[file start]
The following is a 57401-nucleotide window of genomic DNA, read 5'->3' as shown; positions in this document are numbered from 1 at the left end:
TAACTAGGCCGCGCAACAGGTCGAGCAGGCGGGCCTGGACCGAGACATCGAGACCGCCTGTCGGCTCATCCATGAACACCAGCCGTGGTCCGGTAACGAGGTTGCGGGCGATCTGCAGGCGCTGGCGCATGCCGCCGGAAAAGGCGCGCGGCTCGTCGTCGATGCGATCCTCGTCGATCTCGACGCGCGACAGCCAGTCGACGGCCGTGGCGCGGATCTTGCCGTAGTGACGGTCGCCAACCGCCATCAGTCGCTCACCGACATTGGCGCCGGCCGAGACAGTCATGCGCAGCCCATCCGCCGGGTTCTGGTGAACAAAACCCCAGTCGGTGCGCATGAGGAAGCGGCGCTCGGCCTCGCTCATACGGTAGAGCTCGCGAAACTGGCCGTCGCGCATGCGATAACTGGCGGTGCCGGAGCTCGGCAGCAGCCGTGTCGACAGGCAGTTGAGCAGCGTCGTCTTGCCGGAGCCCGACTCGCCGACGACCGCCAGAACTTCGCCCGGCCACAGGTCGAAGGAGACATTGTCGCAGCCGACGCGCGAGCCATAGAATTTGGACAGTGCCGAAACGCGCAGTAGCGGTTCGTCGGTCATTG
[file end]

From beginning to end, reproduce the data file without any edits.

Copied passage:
The following is a 57401-nucleotide window of genomic DNA, read 5'->3' as shown; positions in this document are numbered from 1 at the left end:
TAACTAGGCCGCGCAACAGGTCGAGCAGGCGGGCCTGGACCGAGACATCGAGACCGCCTGTCGGCTCATCCATGAACACCAGCCGTGGTCCGGTAACGAGGTTGCGGGCGATCTGCAGGCGCTGGCGCATGCCGCCGGAAAAGGCGCGCGGCTCGTCGTCGATGCGATCCTCGTCGATCTCGACGCGCGACAGCCAGTCGACGGCCGTGGCGCGGATCTTGCCGTAGTGACGGTCGCCAACCGCCATCAGTCGCTCACCGACATTGGCGCCGGCCGAGACAGTCATGCGCAGCCCATCCGCCGGGTTCTGGTGAACAAAACCCCAGTCGGTGCGCATGAGGAAGCGGCGCTCGGCCTCGCTCATACGGTAGAGCTCGCGAAACTGGCCGTCGCGCATGCGATAACTGGCGGTGCCGGAGCTCGGCAGCAGCCGTGTCGACAGGCAGTTGAGCAGCGTCGTCTTGCCGGAGCCCGACTCGCCGACGACCGCCAGAACTTCGCCCGGCCACAGGTCGAAGGAGACATTGTCGCAGCCGACGCGCGAGCCATAGAATTTGGACAGTGCCGAAACGCGCAGTAGCGGTTCGTCGGTCATTG